Wednesday, September 28, 2011

Irongirl Duathlon Race Report

All I can say is, Wow, the body is capable of amazing things!  I have previously written about my struggles to recover and have a decent run after my 70.3 in July as well as the everyday fatigue and sleeplessness that has been plaguing me.  (Read those posts here, here, and here.)  I was amazed last weekend to pull out a 10K PR even though I was running with the stroller.  After this weekend, I am even more amazed!

I completed the Bloomington Irongirl Duathlon at a pace I would have expected to had I been training!

My friend Traci and I  had a great girls weekend based around this race.  We chose to stay in Bloomington both Friday and Saturday nights and really have some quality girl time!

Friday night we went to Parma 8200 and enjoyed a delicious Italian dinner.  I had the gnocchi.  I really love gnocchi.  Following dinner, we went back to the hotel and enjoyed a few more glasses of wine at the hotel bar. 

Saturday morning, we were happy that we hadn't drank any more wine than we did!  Both of us were just a little sluggish that morning! 

We picked up our packets, browsed the expo, then went to lunch.  It was nice to not have anything on the agenda, no husbands, and no kids.  I had been wanting to visit Gear West Bike and Triathlon for a while and since we had time, we did!  I purchased a new bike computer to replace the one I lost in my last triathlon and some Honey Stinger waffles (yum!).  We then visited their run/ski/soccer/ side of the building where I bought a headband (my bangs had been driving me nuts all day) and a long-sleeve shirt to wear for the race (all I had packed was a sleeveless shirt).   We also visited their casual clothing store, but I didn't buy anything there. 

After our short shopping excursion, we went back to the hotel, got our race gear ready and had a supper at the hotel restaurant.  We went back to the room with the intention of getting to bed early, but the TV sucked us in and we didn't turn it off until after 10pm.  It didn't really matter, neither one of us slept very well anyway. 

We awoke to the alarm at 4am.  We got ready, picked up our grab-and-go breakfast that was provided by the hotel, and loaded our bags into the car.  After breakfast we walked to the start of the race.  We had found the parking ramp the Irongirl packet said to use and it was only a few blocks closer than our hotel.  It was chilly, but a nice walk. 

We arrived at the transition are at about 5:20am and found our racks.  There weren't very many people there yet so we had a lot of space to choose from.  Then we waited.  Transition was set to close at 7am and our waves didn't start until 7:50 and 7:55.  As cool as it was, there was no way we were going to leave our jackets and pants in transition any earlier than we had to!  We visited the port-a-potties, stood under a tree during a short rain shower, then headed back into transition to drop our warm clothes. 

The worst part of the day was definitely the wait between the close of transition and the start.  I got quite chilly standing around that long, but I knew that once I started running, the extra clothes would just make me too hot. 

By the time my wave started, I was so cold I had my jaw clenched.  It took me a couple hundred yards to relax and just worry about racing.  I loved the run course.  It was one loop around a lake and three-quarters of it was on the bike path through some trees.  It reminded me of high-school cross-country.  I even felt a little stab of the competitiveness I used to feel back them.  It's been so long since I've felt competitive with the other runners.  Usually I just competing against myself and the clock.  It was a cool to feel like I was really racing again.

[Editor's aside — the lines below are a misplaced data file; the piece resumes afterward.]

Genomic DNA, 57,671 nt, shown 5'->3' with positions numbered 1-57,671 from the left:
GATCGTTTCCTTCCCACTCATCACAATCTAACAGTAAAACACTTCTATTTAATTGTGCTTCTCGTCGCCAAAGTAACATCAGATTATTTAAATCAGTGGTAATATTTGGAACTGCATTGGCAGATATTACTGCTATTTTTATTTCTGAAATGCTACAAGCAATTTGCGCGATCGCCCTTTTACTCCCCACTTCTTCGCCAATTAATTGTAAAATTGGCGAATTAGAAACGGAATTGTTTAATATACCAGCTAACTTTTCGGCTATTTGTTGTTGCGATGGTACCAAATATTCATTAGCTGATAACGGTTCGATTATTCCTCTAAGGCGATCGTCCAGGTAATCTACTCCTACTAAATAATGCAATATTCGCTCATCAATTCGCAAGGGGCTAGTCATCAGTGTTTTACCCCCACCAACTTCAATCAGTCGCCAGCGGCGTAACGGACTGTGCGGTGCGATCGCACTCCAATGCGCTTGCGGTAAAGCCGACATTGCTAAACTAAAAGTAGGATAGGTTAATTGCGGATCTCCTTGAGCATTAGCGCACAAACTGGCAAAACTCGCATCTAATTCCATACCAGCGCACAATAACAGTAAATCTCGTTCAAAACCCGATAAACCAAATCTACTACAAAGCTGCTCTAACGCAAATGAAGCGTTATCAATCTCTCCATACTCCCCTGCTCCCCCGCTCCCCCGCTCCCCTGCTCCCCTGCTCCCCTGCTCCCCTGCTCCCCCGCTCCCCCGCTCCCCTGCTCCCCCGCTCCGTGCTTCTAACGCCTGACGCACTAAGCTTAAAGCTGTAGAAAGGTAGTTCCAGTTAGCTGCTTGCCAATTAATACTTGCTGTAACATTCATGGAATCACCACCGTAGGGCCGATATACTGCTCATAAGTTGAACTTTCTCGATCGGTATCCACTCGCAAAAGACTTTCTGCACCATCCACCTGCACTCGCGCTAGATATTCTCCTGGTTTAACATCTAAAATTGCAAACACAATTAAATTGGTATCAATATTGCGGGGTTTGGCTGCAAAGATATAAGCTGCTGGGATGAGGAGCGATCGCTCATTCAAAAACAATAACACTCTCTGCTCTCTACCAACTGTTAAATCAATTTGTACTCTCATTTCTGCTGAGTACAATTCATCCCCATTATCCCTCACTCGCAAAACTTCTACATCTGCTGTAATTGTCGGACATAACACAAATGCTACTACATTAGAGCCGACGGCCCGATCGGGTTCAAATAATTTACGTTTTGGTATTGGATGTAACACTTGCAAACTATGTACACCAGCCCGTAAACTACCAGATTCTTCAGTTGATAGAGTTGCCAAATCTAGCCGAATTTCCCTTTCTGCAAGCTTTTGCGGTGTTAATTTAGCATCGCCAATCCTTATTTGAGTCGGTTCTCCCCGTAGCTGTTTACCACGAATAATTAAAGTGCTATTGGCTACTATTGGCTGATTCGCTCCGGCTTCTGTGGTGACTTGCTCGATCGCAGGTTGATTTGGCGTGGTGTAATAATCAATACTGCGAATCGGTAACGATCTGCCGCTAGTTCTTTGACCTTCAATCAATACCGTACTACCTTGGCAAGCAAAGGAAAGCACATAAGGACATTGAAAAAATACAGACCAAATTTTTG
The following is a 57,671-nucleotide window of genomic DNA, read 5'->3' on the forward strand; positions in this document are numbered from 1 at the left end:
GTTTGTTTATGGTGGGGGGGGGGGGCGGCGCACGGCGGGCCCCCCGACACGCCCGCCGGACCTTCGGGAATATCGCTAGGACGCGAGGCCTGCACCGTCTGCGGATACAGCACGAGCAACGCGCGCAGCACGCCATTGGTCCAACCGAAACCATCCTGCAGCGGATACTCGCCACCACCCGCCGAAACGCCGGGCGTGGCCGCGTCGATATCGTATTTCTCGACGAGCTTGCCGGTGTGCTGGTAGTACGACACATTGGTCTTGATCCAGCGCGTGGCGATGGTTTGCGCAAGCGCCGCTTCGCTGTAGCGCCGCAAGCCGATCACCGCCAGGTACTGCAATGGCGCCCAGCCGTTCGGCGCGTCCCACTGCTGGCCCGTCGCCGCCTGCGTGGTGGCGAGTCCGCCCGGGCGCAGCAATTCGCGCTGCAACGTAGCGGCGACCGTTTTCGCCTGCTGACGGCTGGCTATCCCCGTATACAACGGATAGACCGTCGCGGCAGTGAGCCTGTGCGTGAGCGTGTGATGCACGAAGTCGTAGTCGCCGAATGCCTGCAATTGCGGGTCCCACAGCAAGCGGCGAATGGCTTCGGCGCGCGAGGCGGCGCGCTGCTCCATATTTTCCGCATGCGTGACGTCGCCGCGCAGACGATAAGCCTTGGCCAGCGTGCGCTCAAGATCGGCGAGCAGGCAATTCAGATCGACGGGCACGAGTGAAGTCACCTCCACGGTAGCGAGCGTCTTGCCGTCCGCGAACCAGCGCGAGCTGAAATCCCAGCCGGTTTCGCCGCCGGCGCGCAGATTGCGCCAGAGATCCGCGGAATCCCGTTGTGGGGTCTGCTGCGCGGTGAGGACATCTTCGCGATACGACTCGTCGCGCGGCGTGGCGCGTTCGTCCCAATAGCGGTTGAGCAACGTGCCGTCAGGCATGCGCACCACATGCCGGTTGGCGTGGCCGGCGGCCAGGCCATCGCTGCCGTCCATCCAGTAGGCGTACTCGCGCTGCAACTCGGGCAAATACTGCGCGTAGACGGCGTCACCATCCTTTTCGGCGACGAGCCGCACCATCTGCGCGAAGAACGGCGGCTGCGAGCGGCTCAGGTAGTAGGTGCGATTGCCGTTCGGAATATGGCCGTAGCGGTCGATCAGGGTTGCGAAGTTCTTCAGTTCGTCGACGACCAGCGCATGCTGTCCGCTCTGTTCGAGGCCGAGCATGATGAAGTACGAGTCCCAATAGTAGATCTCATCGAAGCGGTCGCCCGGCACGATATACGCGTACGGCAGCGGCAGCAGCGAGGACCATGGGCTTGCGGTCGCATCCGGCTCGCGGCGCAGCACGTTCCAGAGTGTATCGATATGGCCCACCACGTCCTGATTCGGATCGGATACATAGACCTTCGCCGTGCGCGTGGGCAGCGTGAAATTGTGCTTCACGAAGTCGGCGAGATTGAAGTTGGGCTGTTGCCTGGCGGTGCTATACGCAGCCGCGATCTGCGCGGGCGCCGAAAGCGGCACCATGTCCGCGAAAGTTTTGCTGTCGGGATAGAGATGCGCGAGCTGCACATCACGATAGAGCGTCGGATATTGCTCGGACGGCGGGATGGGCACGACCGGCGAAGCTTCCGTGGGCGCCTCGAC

The timing mat at the entrance to transition was just a little short of 2 miles by my Garmin (1.94 miles) and I crossed it in 16:46.  The fastest two miles I've run since I don't know when. 

I changed my shoes, put on my helmet, grabbed my bike, and ran out of transition for a T1 time of 2:09.

The bike started with just a little bit of an uphill.  Possibly the worst one of the day, simply because I hadn't been able to build up any speed yet.  Somehow my bike computer, which I had set to read speed, distance, and cadence prior to the race was no longer showing cadence.  Part of my goal for the bike was to maintain a high cadence so I wouldn't trash my legs for the last run.  Instead, I just settled into what I thought felt good. 

Whatever I was doing was working!  I passed a lot of people on the bike.  The only people that passed me (except for one girl that I played leapfrog with the whole second lap) were flying past me!  I was comfortable with my pace, but was once again having problems with my chain slipping and my rear derailleur not shifting correctly.  I was sure I had it in proper working order before the race.  I really need to take it in before I throw it on the trainer for the winter.  The Garmin measured the bike course just slightly long at 22.75 miles, good for 17.1mph!

The thing I hate most about dismounting after the bike is running through transition with my bike shoes on.  I don't know why I bother to try to run.  I seriously think I could walk faster.  Anyway, I re-racked my bike, changed my shoes and took off my helmet, and was off again on the run.  T2 time was 1:57.

The second run felt like I expected.  I felt like I was just plodding along, although I knew I wasn't.  I passed quite a few women that were obviously not used to the dead-legs sensation that comes after the bike.  I wanted to tell them to just run through it, that they were really going faster than they thought, but I was sucking air while wrestling with my own dead legs and didn't have the energy to say anything.  A two mile run at the end isn't really enough for me to get rid of that dead-legs feeling.  I could really feel the after-effects of the bike all the way to the finish.  But as I neared the finish, I knew I was close to the two-hour mark.  A time that I had earlier said would be my ideal time but was not going to be realistic given my recent lack of training. 

Finish time: 1:59:17!  Holy cow!  I am amazed that I had that in me.  I am amazed that I was able to run my two fastest miles in at least six years.  I am amazed that I was able to do that well on the bike leg considering my slight mechanical difficulties and the fact that I hadn't been on my bike in two months! 

I am rejuvenated in spirit to resume more regular training.  My body, however, decided to come down with a nasty cold on Monday and I've spent the last couple days walking around in a fog.  I felt better today, and hope to go out for a nice easy run with Liam in the stroller tomorrow.  Body and mind, please get on the same page!  I am looking forward to enjoying training again soon!

Thanks to Irongirl for putting on an excellent event!  Everything was great from the course, to the volunteers, to the food, etc.  I may not be back every year, but I will definitely be back! 

Monday, September 19, 2011

Turkey Day 10K Race Report